Why do humans exist? What is our ultimate purpose? A person will arrive at wildly different answers depending on whether they’ve been spending more time under the cross of Christ or under the “Bodhi Tree” (the “tree of awakening” under which the Buddha found enlightenment). On the one hand, there is Christianity’s robust sense of purposefulness, as humans were created by God for a purpose — eternal life in union with God. On the other hand, there is Buddhism’s view that life is fundamentally impermanent and ultimately without purpose. Both religions have defenders who claim their view to be not only true but also inspiring. As one of the world’s “missionary” religions, Buddhism deserves attention because it has been making effective cultural inroads in the Western world. Buddhism’s emerging cultural influence in the West can be seen in university curricula, bestselling spiritual books, health and wellness practices, and interfaith efforts to bridge what are seen as the most influential religions of the Western and Eastern world: Christianity and Buddhism. Buddhism teaches tranquil, even blissful, purposelessness, while Christianity teaches ultimate purpose. Buddhists reason that acceptance of purposelessness is existentially preferable to getting continually disappointed by the popping of inflated desires. Christianity offers ultimate purpose grounded in a trustworthy God. An acceptance of the world’s “thusness” may bring one inward bliss, but Christianity’s recognition of the world’s “oughtness” brings restoration, as Christians trust and follow a God at work making all things new.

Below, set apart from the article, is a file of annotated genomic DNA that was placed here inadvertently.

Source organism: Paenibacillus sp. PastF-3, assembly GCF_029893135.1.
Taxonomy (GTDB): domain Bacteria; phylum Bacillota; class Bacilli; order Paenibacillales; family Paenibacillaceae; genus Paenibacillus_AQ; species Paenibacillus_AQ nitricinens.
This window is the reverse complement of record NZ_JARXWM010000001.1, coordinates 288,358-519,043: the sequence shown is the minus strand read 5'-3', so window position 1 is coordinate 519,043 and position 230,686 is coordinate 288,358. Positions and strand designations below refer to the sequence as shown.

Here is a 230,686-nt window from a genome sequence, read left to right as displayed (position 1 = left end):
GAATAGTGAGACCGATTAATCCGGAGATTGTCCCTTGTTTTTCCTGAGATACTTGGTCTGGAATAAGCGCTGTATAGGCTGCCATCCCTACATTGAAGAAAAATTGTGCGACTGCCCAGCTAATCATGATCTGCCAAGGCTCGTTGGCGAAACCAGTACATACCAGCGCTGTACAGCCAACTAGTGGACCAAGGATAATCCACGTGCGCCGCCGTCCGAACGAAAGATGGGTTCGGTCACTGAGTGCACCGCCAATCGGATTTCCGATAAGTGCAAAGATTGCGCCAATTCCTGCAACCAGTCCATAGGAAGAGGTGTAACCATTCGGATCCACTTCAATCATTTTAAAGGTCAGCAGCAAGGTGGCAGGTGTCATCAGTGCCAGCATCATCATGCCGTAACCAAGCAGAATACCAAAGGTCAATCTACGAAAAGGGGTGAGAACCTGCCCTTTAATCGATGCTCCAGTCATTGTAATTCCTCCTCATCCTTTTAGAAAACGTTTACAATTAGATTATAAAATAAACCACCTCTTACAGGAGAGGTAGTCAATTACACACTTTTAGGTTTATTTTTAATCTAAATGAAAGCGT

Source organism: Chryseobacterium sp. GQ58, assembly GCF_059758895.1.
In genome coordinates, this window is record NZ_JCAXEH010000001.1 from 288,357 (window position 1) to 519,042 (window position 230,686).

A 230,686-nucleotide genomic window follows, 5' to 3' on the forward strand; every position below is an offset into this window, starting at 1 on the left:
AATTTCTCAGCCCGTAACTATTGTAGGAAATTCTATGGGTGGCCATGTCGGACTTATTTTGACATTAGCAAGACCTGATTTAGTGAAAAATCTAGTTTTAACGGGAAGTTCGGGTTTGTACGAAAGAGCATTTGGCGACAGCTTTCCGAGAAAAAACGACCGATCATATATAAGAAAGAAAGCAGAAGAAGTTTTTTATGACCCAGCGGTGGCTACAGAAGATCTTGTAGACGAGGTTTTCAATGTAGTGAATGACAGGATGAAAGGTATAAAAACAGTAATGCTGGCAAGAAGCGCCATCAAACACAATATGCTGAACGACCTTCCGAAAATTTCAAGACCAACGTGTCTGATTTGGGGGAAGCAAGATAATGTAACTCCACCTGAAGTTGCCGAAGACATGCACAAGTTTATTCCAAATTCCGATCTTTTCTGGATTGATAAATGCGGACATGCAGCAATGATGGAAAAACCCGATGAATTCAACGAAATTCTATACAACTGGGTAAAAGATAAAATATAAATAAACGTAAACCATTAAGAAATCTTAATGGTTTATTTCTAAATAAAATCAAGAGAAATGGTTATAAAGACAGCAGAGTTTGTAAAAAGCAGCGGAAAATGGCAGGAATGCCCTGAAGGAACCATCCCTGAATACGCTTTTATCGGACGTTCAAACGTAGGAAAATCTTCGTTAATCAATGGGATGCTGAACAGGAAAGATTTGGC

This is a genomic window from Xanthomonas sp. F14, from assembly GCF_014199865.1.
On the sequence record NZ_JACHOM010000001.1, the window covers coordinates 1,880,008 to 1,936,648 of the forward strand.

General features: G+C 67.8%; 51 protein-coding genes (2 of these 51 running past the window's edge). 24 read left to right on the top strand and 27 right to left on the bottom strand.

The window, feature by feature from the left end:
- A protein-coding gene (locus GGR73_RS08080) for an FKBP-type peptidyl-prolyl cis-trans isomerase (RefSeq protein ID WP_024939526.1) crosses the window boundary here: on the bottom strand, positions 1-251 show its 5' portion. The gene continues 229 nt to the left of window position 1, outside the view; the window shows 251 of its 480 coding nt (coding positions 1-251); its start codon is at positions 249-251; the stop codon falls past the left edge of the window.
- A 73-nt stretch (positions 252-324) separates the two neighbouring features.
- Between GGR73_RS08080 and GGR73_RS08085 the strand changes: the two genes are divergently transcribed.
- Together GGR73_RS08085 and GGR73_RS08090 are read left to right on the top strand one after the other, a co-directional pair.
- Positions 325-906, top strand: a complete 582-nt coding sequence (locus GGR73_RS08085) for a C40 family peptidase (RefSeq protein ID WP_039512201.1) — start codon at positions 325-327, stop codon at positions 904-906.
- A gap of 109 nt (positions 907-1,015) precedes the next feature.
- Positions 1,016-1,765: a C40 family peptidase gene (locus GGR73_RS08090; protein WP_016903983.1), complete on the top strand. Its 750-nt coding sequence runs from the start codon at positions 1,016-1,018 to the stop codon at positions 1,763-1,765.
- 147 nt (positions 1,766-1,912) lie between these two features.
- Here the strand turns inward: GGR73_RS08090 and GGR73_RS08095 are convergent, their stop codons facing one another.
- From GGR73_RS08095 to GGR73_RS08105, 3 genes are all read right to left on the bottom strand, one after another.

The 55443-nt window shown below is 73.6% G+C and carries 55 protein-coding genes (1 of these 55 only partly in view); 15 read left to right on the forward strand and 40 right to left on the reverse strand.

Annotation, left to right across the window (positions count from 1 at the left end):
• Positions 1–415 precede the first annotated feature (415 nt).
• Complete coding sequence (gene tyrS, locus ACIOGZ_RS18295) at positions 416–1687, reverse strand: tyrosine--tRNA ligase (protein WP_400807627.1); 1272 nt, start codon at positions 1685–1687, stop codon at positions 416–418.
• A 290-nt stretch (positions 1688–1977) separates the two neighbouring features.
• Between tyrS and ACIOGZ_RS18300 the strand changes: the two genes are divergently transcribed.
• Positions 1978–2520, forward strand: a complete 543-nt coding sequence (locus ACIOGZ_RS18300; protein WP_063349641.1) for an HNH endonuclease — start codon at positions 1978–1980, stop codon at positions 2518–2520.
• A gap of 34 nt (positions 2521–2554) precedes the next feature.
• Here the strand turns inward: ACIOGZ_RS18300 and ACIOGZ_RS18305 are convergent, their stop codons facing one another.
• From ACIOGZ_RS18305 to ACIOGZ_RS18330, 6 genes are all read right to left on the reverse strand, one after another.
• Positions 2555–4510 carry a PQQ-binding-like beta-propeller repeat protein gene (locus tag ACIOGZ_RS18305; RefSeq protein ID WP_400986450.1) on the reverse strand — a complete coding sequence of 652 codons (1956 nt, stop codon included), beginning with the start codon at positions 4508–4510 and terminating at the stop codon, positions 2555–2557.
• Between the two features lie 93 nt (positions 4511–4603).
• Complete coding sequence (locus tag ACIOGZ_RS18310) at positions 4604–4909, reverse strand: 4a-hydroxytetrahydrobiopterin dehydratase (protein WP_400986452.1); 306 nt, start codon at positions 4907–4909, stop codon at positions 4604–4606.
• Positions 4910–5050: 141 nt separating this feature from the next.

This Postmodern Realities episode is a conversation with JOURNAL author Daniel J. McCoy about his online-exclusive article, “Why Do We Exist? Opposite Answers from Buddhism and Christianity”.
Note: This article is adapted from Buddhism or Christianity : Which is Better for the World? By Daniel McCoy (Houston, TX: Moral Apologetics Press, 2023). Click here for information on receiving for your partnering gift.
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